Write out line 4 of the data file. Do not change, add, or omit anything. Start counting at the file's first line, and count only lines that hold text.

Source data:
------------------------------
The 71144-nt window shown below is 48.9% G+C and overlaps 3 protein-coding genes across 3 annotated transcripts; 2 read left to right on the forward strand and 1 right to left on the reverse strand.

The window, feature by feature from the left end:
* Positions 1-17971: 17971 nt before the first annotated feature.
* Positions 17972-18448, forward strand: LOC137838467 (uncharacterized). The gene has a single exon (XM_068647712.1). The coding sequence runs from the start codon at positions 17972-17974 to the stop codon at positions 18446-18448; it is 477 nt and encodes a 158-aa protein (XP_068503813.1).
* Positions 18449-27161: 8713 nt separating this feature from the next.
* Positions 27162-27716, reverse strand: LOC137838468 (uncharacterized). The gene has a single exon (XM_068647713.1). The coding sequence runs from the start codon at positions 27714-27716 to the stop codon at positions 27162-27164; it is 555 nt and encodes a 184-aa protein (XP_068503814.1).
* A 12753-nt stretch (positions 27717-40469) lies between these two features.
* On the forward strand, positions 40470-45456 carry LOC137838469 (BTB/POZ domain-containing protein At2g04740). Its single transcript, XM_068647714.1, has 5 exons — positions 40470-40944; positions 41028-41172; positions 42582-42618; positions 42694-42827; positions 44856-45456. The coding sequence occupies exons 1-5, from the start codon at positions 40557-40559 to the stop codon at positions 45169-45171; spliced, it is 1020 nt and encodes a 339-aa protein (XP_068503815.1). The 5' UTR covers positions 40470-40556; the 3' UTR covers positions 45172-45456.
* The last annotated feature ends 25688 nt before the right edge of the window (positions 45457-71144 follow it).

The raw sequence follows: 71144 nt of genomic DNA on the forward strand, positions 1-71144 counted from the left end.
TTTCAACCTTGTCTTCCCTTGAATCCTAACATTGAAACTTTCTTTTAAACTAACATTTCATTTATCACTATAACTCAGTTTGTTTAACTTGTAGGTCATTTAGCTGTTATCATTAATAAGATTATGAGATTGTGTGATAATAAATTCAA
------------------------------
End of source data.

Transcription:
* Positions 17972-18448, forward strand: LOC137838467 (uncharacterized). The gene has a single exon (XM_068647712.1). The coding sequence runs from the start codon at positions 17972-17974 to the stop codon at positions 18446-18448; it is 477 nt and encodes a 158-aa protein (XP_068503813.1).